Automatic Class Skills: Each race has a selection of skills favored by the race. A character can choose any three of these skills as automatic class skills. The character always treats such skills as class skills. Additionally, the first time the character gets such a skill as a class skill from a class, it gets a +2 racial bonus on checks with that skill. This bonus increases by +1 per full five levels that the character has that skill as a normal class skill. For example, an elf with Hide as a class skill is a 3rd level fighter/4th level ranger/6th level rogue. Hide is always a class skill for it, even for its three fighter levels. When it gets its first level of ranger, it gets a +2 racial bonus on Hide checks. Thereafter, at Rgr4/Rog1 (having had Hide as a class skill for five levels) it gets a +1 bonus. At Rgr4/Rog6 (another five levels with Hide normally as a class skill) it gets another +1 bonus.

Bonus Feats: Each race receives a bonus feat at first level. However, each race has a certain theme of feats that it can choose from. The character must fulfill all of the feat’s prerequisites.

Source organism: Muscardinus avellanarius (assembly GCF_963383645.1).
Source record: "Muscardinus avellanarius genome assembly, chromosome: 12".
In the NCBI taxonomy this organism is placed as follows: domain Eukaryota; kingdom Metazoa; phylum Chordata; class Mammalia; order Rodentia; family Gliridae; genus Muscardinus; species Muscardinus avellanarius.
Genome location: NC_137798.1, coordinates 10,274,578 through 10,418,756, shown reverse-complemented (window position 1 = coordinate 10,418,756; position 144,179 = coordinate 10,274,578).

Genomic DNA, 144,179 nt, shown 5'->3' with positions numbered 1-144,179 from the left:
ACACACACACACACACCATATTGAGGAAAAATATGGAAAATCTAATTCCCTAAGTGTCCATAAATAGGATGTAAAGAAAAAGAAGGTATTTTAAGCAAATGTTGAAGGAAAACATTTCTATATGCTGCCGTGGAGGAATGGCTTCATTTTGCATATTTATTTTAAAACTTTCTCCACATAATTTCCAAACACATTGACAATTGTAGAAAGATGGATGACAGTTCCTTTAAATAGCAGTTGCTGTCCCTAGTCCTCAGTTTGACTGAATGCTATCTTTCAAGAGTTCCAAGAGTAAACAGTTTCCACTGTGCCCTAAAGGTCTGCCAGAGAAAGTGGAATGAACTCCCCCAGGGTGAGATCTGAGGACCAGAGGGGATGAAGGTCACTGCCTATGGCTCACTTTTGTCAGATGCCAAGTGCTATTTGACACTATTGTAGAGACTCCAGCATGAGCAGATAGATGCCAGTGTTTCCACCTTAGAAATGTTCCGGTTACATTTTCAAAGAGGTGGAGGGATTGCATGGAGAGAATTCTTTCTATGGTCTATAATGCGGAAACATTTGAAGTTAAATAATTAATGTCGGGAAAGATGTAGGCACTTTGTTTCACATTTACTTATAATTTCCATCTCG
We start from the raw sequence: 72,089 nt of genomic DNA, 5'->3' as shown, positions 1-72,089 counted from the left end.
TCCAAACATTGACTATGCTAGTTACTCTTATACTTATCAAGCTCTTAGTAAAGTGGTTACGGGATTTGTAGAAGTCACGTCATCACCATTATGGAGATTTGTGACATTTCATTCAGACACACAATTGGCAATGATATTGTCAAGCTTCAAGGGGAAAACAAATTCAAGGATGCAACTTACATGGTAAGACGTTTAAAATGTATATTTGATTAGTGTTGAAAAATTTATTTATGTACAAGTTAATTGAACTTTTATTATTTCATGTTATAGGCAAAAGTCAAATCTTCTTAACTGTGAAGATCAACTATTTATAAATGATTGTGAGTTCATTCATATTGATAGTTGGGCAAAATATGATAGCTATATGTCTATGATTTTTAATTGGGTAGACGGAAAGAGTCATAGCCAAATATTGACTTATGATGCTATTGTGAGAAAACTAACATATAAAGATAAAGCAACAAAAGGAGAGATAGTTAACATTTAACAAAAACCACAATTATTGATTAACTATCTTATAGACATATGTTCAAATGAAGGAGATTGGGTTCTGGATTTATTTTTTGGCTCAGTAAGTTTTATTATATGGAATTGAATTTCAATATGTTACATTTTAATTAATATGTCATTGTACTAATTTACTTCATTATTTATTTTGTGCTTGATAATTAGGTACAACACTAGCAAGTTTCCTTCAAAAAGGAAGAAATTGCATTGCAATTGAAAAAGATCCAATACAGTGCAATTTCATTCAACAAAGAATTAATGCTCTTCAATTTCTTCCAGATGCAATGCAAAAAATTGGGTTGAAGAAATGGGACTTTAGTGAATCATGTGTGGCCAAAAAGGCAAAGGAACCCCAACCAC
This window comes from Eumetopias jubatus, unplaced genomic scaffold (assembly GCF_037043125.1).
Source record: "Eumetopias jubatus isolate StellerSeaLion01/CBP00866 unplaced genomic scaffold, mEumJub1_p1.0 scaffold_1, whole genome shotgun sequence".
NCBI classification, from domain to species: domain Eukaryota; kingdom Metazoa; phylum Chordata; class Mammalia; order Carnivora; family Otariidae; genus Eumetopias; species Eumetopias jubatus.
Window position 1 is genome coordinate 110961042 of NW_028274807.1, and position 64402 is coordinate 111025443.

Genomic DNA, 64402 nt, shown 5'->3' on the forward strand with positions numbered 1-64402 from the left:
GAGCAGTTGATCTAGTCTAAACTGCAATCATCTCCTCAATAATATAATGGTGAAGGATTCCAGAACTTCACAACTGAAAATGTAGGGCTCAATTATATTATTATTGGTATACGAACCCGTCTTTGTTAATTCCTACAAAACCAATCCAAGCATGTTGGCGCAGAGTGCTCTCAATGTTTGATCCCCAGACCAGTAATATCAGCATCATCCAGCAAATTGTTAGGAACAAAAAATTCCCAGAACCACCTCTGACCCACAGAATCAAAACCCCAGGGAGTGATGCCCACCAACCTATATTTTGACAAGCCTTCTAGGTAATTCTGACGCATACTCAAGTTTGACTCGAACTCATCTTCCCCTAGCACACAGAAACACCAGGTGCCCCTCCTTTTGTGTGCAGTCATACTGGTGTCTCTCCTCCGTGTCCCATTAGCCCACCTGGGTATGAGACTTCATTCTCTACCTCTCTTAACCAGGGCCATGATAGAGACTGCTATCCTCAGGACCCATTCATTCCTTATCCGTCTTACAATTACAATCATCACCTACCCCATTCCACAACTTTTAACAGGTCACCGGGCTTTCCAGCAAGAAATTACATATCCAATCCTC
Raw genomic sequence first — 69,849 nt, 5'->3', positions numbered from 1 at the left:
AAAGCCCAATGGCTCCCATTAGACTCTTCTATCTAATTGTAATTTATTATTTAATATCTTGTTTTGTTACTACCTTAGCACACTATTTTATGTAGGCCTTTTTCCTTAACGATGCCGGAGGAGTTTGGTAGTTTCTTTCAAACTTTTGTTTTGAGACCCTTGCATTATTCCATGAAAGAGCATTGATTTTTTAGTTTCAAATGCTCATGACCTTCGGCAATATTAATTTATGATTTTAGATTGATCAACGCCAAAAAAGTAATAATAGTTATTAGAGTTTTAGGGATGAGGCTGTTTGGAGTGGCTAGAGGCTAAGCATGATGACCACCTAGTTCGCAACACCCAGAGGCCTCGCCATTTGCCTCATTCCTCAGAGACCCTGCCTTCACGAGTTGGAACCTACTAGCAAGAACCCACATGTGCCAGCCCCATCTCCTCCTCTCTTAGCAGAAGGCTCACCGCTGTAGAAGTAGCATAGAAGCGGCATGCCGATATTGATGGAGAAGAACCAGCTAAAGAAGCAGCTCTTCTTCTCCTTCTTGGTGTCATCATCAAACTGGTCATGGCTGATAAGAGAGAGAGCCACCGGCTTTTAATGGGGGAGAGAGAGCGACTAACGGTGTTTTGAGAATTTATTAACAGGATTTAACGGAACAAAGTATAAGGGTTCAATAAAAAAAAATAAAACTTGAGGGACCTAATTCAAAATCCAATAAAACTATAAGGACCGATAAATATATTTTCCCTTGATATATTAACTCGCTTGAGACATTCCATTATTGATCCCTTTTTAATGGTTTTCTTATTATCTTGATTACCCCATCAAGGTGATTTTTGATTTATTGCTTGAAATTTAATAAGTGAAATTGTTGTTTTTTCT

Favored Classes: Each race has three possible favored classes; a character may choose any one of these.

Weapon Simplicity: Each race has certain weapons that it favors. It treats these weapons as one category of proficiency easier to master than normal. If the weapon is normally a simple weapon, the character instead receives a +1 racial bonus on attack rolls with the weapon. As a point of balance, I am assigning two “groups” of weapons per race, based on the following groups:
Great blades (includes all two handed sword-like weapons).
Large blades (includes all one handed sword-like weapons).
Small blades (includes light sword-like weapons, as well as the rapier. Also includes dagger-like weapons).
Thrown Weapons (includes slings).
Clubs (includes flails, maces, staves, and similar weapons).
Spears (includes lances and other polearms).